Much like Emily, I desperately wanted to complete our family. Due to some previous health issues, we were unsure if I could get pregnant again. After trying in early 2015, I got pregnant but lost the pregnancy very early. 4 short weeks later, I got pregnant again. This time around I was extremely worried that I wouldn’t carry the pregnancy full term, or that I would have complications. The latter proved to be true–the pregnancy was difficult and risky. Despite the worry and concern, and with many prayers and an amazing midwife, we were able to have a healthy baby boy. Our little family was complete now that baby number 3 was finally with us.
Within a few short weeks of welcoming our new baby into our family, I could tell something was wrong. I couldn’t get control of my emotions. I was scared. I didn’t recognize the person I was. In tears, I finally reached out to my husband and my mom and told them how I was feeling. Although ashamed, I asked them what I should do. Additionally, I shared a video on Facebook, which was authentic and raw. This video was a way for me to just talk without anyone asking questions. The amount of feedback I received was incredible, and I felt so comforted by the empathy and support of others who had struggled.
Right around this time, I heard about Emily. Many people from my hometown had posted Emily’s story, shared their condolences, and reached out to her family. I had a strong yearning to learn more about Emily’s situation and what she struggled with. My heart broke as I read more about Emily, her family, her struggles, and the outcome. I cried every time I read anything about Emily and her sweet family.
For weeks I had been struggling to understand what I was dealing with and explain how I was feeling. I needed to have comfort that I wasn’t the only one struggling and that it could get better. I had never struggled with depression, so how could this be happening to me? I am typically a very fun, outgoing girl, so was I going to get better?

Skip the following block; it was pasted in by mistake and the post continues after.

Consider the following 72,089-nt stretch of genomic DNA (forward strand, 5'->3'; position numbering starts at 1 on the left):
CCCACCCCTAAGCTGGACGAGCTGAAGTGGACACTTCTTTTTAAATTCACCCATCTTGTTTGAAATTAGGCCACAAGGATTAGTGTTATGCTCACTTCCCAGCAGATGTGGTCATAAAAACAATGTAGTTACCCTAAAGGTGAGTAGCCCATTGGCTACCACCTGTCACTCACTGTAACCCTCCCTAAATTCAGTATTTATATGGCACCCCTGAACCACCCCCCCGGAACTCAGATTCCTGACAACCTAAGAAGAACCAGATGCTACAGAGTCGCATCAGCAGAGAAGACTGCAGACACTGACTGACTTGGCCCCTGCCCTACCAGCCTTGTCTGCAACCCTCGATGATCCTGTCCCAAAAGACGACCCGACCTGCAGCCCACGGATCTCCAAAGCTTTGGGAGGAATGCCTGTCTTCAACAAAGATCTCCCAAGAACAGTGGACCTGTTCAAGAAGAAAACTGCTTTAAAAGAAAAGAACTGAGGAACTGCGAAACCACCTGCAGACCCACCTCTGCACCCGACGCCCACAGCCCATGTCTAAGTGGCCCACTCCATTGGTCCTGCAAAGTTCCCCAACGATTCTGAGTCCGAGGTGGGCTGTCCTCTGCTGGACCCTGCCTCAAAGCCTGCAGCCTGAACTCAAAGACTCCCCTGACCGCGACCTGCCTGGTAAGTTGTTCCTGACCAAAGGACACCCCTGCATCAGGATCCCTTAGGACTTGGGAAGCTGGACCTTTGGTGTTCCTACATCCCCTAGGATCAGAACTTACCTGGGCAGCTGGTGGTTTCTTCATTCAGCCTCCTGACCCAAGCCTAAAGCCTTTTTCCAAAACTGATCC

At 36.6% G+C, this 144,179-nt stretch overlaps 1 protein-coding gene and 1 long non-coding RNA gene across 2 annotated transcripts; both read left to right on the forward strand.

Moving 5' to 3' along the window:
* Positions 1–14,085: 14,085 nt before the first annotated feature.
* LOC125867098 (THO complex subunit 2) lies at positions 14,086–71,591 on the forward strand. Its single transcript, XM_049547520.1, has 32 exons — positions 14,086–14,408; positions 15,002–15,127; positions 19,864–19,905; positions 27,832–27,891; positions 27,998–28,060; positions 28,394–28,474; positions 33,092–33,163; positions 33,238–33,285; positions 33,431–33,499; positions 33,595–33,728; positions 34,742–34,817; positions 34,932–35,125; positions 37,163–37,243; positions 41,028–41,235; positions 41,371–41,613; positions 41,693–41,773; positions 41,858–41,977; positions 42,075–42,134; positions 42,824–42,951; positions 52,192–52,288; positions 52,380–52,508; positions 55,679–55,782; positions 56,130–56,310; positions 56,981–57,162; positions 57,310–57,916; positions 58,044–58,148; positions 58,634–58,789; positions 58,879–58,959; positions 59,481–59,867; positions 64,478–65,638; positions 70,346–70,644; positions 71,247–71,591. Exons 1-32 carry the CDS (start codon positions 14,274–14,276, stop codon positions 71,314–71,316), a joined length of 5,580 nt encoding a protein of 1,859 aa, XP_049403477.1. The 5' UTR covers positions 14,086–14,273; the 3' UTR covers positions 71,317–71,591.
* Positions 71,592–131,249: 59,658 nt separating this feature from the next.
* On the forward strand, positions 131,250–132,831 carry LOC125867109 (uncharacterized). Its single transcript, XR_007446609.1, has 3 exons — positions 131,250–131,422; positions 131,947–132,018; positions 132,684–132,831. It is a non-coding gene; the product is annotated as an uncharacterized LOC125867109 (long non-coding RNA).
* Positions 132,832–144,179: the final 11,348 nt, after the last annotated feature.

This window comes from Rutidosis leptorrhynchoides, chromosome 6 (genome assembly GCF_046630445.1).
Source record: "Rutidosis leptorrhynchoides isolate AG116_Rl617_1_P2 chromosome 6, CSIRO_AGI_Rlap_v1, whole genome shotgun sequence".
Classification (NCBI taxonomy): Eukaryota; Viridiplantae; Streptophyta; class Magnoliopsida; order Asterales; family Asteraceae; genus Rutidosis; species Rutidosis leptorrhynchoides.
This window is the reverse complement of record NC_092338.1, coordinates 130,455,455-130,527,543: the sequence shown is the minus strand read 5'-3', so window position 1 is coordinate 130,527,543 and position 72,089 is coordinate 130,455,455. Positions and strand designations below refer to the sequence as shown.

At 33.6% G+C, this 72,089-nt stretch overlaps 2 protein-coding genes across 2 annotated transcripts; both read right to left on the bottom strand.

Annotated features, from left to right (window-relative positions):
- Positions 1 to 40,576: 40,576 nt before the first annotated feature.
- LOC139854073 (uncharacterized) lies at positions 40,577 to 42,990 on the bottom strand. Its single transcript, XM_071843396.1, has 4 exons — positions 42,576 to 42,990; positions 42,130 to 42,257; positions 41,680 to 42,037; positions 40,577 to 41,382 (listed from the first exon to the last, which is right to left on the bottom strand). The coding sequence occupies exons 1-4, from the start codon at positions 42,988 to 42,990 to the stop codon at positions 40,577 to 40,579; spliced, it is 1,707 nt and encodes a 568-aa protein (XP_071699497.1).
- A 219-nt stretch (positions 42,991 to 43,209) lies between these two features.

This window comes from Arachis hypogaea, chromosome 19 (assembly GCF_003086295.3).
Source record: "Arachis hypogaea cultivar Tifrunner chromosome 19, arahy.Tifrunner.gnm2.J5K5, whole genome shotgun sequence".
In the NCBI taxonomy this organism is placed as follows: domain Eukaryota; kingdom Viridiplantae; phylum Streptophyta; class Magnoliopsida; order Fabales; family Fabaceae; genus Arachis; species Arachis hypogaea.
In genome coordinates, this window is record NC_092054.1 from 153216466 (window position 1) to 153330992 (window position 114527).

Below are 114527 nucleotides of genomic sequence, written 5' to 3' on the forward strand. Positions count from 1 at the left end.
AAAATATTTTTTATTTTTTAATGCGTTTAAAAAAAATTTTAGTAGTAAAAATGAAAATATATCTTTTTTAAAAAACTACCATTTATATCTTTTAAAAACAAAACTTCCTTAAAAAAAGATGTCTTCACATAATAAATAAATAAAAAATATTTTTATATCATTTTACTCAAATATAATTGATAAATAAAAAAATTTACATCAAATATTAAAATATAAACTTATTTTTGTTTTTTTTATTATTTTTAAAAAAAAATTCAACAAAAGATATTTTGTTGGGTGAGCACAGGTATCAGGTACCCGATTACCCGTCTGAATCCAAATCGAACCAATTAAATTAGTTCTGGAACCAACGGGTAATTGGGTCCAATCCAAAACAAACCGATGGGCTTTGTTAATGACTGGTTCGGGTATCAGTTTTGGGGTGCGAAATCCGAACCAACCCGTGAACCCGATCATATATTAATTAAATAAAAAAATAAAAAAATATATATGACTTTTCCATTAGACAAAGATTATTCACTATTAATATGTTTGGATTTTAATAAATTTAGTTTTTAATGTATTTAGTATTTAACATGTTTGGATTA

After talking with my midwife, it was determined that I was suffering from severe anxiety and depression. On top of this, I was experiencing D-MER, which is a challenge some mothers face when nursing. This condition affects lactating women and is characterized by negative emotions due to a decrease in dopamine that occurs just before milk release. I had not dealt with this before, and it was very scary. I so desperately wanted to nurse my baby, but the negative rush of feelings I experienced was extremely challenging. I asked my midwife to help guide me towards help because I wanted to feel better–to feel like myself and the mom and wife I wanted to be.
In following Emily’s story, I found comfort, familiarity, and hope. Additionally, her husband’s words gave me some peace that I wasn’t the only one feeling this way and people wanted to help. Although Emily will never know it, she came at a time in my life when I needed her. I follow her blog and Facebook page, and have since reached out to other women that are struggling. I hope Emily’s story and what the Emily Effect stands for reaches many more women.